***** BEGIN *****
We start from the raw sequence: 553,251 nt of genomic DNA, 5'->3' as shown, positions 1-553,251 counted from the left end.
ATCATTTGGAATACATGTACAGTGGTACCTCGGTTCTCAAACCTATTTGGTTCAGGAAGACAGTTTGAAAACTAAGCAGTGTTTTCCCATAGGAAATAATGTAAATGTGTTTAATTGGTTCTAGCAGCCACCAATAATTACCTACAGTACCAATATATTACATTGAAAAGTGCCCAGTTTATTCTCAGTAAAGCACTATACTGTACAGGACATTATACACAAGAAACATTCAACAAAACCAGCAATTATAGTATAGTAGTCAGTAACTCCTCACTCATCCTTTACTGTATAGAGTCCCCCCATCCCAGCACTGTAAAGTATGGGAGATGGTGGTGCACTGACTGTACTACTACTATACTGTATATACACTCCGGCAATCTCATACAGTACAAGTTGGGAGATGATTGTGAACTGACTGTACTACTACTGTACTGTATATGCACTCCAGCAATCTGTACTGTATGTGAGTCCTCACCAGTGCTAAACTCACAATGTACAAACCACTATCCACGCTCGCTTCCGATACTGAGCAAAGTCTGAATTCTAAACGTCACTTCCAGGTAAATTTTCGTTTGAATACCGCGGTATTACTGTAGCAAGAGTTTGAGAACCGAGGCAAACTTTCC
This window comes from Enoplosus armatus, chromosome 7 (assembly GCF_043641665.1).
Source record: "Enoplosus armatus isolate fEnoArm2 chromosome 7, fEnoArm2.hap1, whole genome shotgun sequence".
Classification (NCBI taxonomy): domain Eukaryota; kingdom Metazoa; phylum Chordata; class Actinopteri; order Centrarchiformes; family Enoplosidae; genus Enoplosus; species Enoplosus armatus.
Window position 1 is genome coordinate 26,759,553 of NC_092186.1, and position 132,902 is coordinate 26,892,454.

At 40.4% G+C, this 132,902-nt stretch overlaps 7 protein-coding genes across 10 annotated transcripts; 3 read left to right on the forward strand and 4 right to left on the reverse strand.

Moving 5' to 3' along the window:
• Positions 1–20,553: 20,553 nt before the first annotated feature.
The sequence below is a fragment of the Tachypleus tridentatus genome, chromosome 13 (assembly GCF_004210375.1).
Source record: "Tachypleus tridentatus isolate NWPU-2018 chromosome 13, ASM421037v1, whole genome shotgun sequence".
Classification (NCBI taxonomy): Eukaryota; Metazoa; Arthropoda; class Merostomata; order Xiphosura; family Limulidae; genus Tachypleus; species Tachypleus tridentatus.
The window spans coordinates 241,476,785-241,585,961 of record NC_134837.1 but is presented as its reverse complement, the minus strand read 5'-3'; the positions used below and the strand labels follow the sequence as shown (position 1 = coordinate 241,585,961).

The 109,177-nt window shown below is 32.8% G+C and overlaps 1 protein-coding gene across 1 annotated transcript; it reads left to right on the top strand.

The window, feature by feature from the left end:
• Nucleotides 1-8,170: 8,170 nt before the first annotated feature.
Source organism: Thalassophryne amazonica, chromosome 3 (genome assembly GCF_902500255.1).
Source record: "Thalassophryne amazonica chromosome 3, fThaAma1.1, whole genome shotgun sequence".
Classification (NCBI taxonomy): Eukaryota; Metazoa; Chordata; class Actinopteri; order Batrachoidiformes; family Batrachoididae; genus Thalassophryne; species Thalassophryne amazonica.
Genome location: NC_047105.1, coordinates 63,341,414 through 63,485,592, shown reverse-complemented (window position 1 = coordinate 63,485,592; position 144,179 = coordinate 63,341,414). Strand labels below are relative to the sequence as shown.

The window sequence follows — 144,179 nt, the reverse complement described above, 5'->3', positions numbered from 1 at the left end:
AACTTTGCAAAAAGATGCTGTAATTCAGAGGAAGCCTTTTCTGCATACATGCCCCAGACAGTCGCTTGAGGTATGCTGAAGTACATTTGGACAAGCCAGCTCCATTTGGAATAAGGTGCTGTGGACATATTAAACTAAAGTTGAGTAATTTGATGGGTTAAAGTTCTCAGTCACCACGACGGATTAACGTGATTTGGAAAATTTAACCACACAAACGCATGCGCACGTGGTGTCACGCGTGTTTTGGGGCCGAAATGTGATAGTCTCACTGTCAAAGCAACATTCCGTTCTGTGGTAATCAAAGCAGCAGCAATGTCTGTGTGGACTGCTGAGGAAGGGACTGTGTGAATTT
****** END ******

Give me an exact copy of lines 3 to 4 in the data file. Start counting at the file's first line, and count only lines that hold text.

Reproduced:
This window comes from Enoplosus armatus, chromosome 7 (assembly GCF_043641665.1).
Source record: "Enoplosus armatus isolate fEnoArm2 chromosome 7, fEnoArm2.hap1, whole genome shotgun sequence".